The seven universities reported comprehensive health services, some of which had been upgraded to cater for the increasing mental health demand.
Lincoln University said it had established a new wellbeing co-ordinator role and was working with Universities New Zealand which was undertaking a nationwide project focusing on mental health.
The project was in the process of establishing a steering committee with representatives across all universities.
Universities New Zealand executive director Chris Whelan said a university was the size of a small town and had all the same kinds of issues, including those of mental distress.
Offering hope and answers
Dunedin woman Corinda Taylor, whose son 20-year-old son Ross Taylor took his own life in 2013, recently opened the Hope Centre in the city to offer support to people with mental health problems.
Taylor, whose complaint to the Health and Disability Commissioner over her son's lack of care by Southern District Health Board was upheld, said university student health services were limited.
She said if a student qualified for publicly funded counselling they were only entitled to six sessions, which wasn't enough.
"Then you have to pay but the majority of students cannot afford to pay for private counselling."
She was concerned about follow up and treatment plans for those discharged back into the community without a medical diagnosis.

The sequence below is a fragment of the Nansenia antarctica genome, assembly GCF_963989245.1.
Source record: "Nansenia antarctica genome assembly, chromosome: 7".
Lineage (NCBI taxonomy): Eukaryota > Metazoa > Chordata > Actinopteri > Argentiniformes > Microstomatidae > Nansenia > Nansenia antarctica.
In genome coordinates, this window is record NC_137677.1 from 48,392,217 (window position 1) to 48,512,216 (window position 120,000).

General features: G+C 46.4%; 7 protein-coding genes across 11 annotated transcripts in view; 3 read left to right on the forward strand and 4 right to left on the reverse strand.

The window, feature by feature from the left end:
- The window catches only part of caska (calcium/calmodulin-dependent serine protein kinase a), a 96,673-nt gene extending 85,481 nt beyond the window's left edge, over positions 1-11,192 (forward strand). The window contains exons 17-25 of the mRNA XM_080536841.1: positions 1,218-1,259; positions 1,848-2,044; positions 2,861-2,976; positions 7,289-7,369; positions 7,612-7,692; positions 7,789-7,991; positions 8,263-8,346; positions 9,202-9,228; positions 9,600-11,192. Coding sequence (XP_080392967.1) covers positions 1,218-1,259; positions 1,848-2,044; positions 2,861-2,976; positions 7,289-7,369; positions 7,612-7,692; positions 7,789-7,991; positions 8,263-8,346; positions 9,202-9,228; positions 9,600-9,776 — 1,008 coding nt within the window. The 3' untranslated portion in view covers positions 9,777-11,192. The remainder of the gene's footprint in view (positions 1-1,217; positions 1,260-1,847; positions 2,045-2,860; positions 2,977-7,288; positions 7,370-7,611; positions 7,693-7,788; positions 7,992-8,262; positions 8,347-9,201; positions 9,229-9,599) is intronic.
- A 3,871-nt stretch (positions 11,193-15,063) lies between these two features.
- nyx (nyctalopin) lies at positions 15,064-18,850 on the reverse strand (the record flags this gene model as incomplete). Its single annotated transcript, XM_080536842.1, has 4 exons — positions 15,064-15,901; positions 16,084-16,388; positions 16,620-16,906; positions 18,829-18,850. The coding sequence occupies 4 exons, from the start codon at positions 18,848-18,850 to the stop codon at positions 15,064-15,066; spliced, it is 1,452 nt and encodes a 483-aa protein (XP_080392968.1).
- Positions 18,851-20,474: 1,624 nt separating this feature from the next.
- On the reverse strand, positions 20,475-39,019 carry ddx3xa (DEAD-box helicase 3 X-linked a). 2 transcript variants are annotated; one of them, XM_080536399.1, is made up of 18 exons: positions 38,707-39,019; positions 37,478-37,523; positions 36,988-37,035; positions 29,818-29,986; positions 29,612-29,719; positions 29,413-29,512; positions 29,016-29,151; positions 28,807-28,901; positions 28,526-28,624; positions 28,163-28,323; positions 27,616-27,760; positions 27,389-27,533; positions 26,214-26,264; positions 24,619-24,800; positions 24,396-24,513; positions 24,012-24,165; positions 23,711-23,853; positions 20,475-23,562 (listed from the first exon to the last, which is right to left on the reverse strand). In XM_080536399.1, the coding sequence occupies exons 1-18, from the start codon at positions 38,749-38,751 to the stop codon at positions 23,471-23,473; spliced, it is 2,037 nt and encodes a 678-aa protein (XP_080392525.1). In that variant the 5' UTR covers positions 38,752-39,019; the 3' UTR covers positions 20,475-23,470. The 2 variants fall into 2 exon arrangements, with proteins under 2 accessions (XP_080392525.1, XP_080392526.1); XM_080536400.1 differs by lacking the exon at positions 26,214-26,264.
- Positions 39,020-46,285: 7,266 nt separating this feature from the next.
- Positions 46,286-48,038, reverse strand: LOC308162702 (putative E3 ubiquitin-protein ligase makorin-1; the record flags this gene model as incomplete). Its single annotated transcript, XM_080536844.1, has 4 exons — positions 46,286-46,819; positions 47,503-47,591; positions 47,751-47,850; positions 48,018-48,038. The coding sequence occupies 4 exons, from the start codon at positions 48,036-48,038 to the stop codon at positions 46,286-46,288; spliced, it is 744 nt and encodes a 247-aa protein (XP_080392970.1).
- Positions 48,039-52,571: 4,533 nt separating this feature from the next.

The Hope Centre, which opened on June 1, provided peer support to help people navigate the mental health system and also the aftermath including following an attempted suicide or for bereaved families.
Chairwoman of the Life Matters Suicide Prevention Trust, Taylor said university could be a pressure cooker situation for young people and for every suicide, she estimated up to 25 attempted suicides went unreported.
Waikato District Health Board interim chief executive Derek Wright, who has more than 40 years experience working in mental health, believes children are not learning the skills they need to navigate adult life.
"Our kids now are growing up without resilience. There's no competitive sports at school. No one wins, so everybody gets a medal in the running race, well real life's not like that."
Wright said instead of being prepared children can't handle the pressure and stress of life as a grown up the way previous generations could.
"The problem is they're managed through school because we don't really have an exam system anymore and they get to university and start failing their assignments and exams and go 'I dunno how to cope with this'."
He accepted 1 per cent of the population have a psychotic illness, but blamed increasing mental health problems on social media and drugs and alcohol.
"I'm not suggesting it was all perfect when I grew up but we didn't have social media. We didn't have 100 people commenting on what you think, or what you say."
WHERE TO GET HELP:
If you are worried about your or someone else's mental health, the best place to get help is your local GP or local mental health provider. However, if you or someone else is in danger or endangering others, call police immediately on 111.
OR IF YOU NEED TO TALK TO SOMEONE ELSE:
• LIFELINE: 0800 543 354 or 09 5222 999 within Auckland (available 24/7)
• SUICIDE CRISIS HELPLINE: 0508 828 865 (0508 TAUTOKO) (available 24/7)
• YOUTHLINE: 0800 376 633 ,free text 234 or email email@example.com or online chat.
• NEED TO TALK? Free call or text 1737 (available 24/7)
• KIDSLINE: 0800 543 754 (available 24/7)
• WHATSUP: 0800 942 8787 (1pm to 11pm)
• DEPRESSION HELPLINE: 0800 111 757
• SAMARITANS – 0800 726 666.